BACKGROUND. The impact of resistance exercise training (RE-T) across the life span is poorly defined. METHODS. To resolve this, we recruited three distinct age cohorts of young (18–28 years; n = 11), middle-aged (45–55 years; n = 20), and older (nonsarcopenic; 65–75 years; n = 17) individuals to a cross-sectional intervention study. All subjects participated in 20 weeks of fully supervised whole-body progressive RE-T, undergoing assessment of body composition, muscle and vascular function, and metabolic health biomarkers before and after RE-T. Individuals also received stable isotope tracer infusions to ascertain muscle protein synthesis (MPS). RESULTS. There was an age-related increase in adiposity, but only young and middle-age groups demonstrated reductions following RE-T. Increases in blood pressure with age were attenuated by RE-T in middle-aged, but not older, individuals, while age-related increases in leg vascular conductance were unaffected by RE-T. The index of insulin sensitivity was reduced by RE-T in older age. Despite being matched at baseline, only younger individuals increased muscle mass in response to RE-T, and there existed a negative correlation between age and muscle growth; in contrast, increases in mechanical quality were preserved across ages. Acute increases in MPS (upon feeding plus acute RE-T) were enhanced only in younger individuals, perhaps explaining greater hypertrophy. CONCLUSION. Our data indicate that RE-T offsets some, but not all, negative characteristics of ageing — some of which are apparent in midlife. FUNDING. Biotechnology and Biological Sciences Research Council (BB/C516779/1).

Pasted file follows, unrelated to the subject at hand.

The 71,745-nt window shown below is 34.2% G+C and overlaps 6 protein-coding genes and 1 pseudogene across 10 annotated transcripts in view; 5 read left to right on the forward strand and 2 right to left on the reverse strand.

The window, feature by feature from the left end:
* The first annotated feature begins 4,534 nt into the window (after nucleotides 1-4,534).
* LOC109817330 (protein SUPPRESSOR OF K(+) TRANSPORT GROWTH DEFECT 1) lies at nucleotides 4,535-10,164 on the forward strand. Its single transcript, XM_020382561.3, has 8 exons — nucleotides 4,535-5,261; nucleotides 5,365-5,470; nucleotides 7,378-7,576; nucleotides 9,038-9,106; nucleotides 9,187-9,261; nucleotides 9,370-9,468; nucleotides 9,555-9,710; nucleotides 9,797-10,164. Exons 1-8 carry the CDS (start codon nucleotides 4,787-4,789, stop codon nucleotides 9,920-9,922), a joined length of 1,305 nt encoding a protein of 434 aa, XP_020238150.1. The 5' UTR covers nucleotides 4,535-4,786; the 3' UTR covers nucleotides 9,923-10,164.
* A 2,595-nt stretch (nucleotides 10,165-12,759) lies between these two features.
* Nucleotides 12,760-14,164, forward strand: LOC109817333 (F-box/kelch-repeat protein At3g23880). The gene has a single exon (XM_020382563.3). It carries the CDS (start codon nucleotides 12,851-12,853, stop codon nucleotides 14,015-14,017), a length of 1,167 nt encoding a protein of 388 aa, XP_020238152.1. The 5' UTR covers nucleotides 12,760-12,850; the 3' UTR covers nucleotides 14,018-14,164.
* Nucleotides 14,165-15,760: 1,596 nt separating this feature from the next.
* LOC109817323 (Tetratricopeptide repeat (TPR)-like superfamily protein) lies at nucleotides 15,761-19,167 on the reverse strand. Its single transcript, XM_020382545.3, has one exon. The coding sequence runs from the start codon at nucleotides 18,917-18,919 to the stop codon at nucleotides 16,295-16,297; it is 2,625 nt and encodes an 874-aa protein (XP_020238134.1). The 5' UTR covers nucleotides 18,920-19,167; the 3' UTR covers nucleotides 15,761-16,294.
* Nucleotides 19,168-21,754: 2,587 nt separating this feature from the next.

Bethan E. Phillips, John P. Williams, Paul L. Greenhaff, Kenneth Smith, Philip J. Atherton